Because a book that has as its title Conflict in the Holy Land: From Ancient Times to the Arab-Israeli Conflict covers a huge and complex subject, geographical area, and historical time frame that ranges from ancient Sumer, via the Assyrians, Babylonians,Egyptians, Persians, Greeks, Romans, Byzantines, Arab Muslims, Crusaders, Ottomans, French, Italians, and British. In other words around 6000 years of recorded human history.

                        And while a single volume work can treat on all this, it is, by its very nature a synopsis.

                        Moreover DiPrizio did not write the article on Masada. That was written by a Richard M Edwards whose disciplines are philosophy and religious studies not Roman military history.

                        Originally posted by rogue06 View Post
                        Some of the most highly regarded works of history consist of a single volume. For instance, Ward-Perkins' The Fall of Rome: And the End of Civilization is widely respected despite being a "mere" 239 pages in length
                        Ward Perkins is not attempting to cover the entire imperial history in details. His specialism is from 300-750 CE and his book is also dealing with the Western empire during a specific period of time.


                        Originally posted by rogue06 View Post
                        . and Diamond's highly respected Guns, Germs, and Steel is a single volume and covers 13,000 years of history.
                        It is a general work and one volume cannot encompass 13,000 of history. It can only do so as an overview.


                        I have an entertaining and fascinating volume entitled The Pox: The Life and Near Death of a Very Social Disease. It is by Kevin Brown who at the time [2006] was Curator at Alexander Fleming Laboratory Museum in Paddington, London. However his work is not the definitive history of syphilis and gonorrhoea to be regularly cited as the one and only authority on those diseases.

                        However, the title of DiPrizio’s work belies its content and the article on Masada is barely one page long.

                        Originally posted by rogue06 View Post
                        Moreover, the number of volumes has absolutely nothing to do with the fact that I provided yet another historian who has studied this and concluded that slave labor was indeed utilized at Masada.
                        Again, based on what archaeological and contemporary historical evidence?


                        Originally posted by rogue06 View Post
                        And he is hardly an outlier. Most historians that I found who mention do so matter-of-factly in the way you mention something that is widely known and nearly universally accepted.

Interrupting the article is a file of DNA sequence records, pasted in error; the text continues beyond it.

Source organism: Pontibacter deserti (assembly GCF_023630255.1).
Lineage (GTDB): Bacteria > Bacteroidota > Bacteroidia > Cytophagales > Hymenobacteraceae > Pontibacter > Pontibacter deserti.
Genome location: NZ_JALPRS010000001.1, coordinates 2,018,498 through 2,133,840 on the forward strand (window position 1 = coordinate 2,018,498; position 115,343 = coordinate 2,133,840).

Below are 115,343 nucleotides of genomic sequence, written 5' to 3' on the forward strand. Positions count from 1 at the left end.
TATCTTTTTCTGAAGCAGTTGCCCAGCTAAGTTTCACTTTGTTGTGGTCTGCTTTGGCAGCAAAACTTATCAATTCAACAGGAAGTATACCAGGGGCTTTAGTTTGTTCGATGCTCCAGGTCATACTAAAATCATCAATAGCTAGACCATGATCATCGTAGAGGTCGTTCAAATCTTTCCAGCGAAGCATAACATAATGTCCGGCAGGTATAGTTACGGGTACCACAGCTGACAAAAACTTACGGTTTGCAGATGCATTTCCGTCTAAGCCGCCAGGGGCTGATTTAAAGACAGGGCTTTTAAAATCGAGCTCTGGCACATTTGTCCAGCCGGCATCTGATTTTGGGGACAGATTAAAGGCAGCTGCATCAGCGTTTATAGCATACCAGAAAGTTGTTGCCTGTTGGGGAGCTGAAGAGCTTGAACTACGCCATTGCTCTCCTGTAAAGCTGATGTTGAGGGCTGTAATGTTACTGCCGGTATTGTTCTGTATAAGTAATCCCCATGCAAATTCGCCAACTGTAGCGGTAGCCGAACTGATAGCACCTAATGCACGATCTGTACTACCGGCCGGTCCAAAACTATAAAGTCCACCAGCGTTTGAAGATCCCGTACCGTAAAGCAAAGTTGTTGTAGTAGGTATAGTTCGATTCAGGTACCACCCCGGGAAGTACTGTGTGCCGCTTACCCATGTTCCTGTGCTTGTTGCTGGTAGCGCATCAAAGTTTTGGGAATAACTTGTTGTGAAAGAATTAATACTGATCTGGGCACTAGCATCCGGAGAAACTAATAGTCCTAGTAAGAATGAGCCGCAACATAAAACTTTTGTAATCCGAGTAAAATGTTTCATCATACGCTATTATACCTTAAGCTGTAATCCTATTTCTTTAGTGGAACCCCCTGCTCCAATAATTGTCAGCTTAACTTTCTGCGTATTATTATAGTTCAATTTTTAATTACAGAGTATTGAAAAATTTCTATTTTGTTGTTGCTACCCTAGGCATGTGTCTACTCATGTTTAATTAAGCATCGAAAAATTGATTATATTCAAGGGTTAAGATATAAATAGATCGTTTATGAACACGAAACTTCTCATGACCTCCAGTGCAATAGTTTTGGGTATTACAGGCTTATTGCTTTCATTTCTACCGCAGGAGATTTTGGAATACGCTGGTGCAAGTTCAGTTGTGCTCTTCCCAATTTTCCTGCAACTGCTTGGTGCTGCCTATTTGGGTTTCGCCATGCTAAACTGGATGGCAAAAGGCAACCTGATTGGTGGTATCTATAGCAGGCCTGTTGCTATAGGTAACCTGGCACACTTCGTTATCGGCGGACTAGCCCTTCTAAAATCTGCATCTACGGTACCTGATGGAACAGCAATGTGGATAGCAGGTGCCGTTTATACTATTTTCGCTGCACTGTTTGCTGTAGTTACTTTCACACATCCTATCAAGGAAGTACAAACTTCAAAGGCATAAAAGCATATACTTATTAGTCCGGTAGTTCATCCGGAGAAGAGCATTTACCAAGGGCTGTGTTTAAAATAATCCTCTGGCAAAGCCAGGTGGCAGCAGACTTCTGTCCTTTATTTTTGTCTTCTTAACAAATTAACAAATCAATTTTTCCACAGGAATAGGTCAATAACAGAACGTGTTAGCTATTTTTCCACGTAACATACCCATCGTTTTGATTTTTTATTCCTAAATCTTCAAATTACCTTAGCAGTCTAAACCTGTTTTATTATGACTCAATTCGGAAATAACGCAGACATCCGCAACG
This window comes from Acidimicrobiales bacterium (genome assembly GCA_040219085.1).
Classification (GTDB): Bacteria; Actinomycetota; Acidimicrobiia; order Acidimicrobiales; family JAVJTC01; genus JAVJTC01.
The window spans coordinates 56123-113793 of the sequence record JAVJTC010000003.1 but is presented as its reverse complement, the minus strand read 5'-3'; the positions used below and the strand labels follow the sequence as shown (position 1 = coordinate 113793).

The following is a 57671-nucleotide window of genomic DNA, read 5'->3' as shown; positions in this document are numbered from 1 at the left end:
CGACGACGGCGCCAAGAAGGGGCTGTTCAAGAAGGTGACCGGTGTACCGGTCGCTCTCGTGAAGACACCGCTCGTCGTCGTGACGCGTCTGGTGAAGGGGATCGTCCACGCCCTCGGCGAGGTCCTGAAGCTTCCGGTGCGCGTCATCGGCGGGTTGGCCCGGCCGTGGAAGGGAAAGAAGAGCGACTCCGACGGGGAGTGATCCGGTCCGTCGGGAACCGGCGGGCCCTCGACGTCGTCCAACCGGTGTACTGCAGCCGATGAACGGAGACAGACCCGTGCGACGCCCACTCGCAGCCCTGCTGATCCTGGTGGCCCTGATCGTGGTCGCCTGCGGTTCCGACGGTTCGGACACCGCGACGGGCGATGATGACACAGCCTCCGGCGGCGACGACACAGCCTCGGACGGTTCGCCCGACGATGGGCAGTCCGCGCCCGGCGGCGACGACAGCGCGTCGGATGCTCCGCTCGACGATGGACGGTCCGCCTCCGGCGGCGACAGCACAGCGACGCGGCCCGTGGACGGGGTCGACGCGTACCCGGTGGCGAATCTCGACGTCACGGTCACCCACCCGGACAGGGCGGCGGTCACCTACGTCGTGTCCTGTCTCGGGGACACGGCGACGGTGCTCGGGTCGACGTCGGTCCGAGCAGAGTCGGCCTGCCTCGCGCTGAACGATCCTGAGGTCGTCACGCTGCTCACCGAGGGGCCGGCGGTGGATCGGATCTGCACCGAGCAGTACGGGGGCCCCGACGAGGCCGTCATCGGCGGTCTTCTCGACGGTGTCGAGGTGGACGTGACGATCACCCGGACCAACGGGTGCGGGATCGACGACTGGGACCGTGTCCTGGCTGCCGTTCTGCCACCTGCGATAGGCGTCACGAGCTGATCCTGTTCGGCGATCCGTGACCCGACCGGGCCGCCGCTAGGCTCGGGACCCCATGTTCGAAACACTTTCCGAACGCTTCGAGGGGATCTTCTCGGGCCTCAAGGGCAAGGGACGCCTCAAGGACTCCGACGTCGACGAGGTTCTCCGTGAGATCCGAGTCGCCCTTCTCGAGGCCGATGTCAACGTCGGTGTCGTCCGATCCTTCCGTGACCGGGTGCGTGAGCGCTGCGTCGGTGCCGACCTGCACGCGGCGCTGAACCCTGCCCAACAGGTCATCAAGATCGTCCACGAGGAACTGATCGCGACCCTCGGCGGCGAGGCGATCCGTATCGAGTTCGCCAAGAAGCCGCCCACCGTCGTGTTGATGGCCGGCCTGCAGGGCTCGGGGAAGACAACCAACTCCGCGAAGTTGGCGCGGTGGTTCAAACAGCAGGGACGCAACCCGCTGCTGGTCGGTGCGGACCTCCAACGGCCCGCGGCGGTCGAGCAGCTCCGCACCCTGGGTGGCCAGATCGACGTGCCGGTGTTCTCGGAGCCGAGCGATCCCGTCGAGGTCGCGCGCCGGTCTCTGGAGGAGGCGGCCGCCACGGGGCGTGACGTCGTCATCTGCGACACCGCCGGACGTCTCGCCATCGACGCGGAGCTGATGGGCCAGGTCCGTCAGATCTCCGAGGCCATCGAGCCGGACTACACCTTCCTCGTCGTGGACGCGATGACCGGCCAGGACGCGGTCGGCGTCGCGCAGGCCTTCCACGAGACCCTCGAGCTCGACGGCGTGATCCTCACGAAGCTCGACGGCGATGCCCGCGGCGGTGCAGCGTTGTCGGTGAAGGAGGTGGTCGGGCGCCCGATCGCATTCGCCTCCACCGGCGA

So far you have yet to cite a Classicist, a Roman military historian, or provide any accredited archaeological evidence or contemporary source material on this specific topic.



                        Originally posted by rogue06 View Post
                        This sorry attempt at obfuscation is as transparent as it is irrelevant.
                        It is not in any way “obfuscation”. It is a request for precision and clarity regarding DiPrizio’s use of the term Ancient Times.



                        Originally posted by rogue06 View Post
                        All that matters is if he covers the Roman-Jewish wars. You know, the time when the siege of Masada actually took place.
                        Really? In your opinion you consider a one page article “covers the Roman Jewish wars”?


                        Have you any conception of the enormous corpus of literature pertaining to this subject? Clearly you do not. I therefore recommend that you should go and consult some of it.

                        However, I am not surprised that you make such a ridiculous remark given that your credulity on this subject permits you to consider a tour guide website as a legitimate academic source and to be cited in justification that Jewish slaves built the Arch of Titus.

                        Originally posted by rogue06 View Post
                        Again, the fact that historians mention the use of slave labor by the Romans at Masada in an offhand manner serves to demonstrate that this is seen by them as a fact not in need of further elaboration.
                        No reputable academic does any such thing.


                        Originally posted by rogue06 View Post
                        I'm not talking about how you hired some kid or self-appointed tour guide to show you around, but rather a historian who was also certified by the Israeli government, who FWICT, take these sort of things seriously.
                        Once again given the significance of this historical event in the modern Israeli psyche there remains the risk of a tendency to “print the legend”. Furthermore there remain questions about what actually happened. And where did those pig bones come from?


                        Originally posted by rogue06 View Post
                        And is once again irrelevant flailing on your part to distract attention away from the fact that it is accepted among historians that the Roman army did use slave labor at Masada.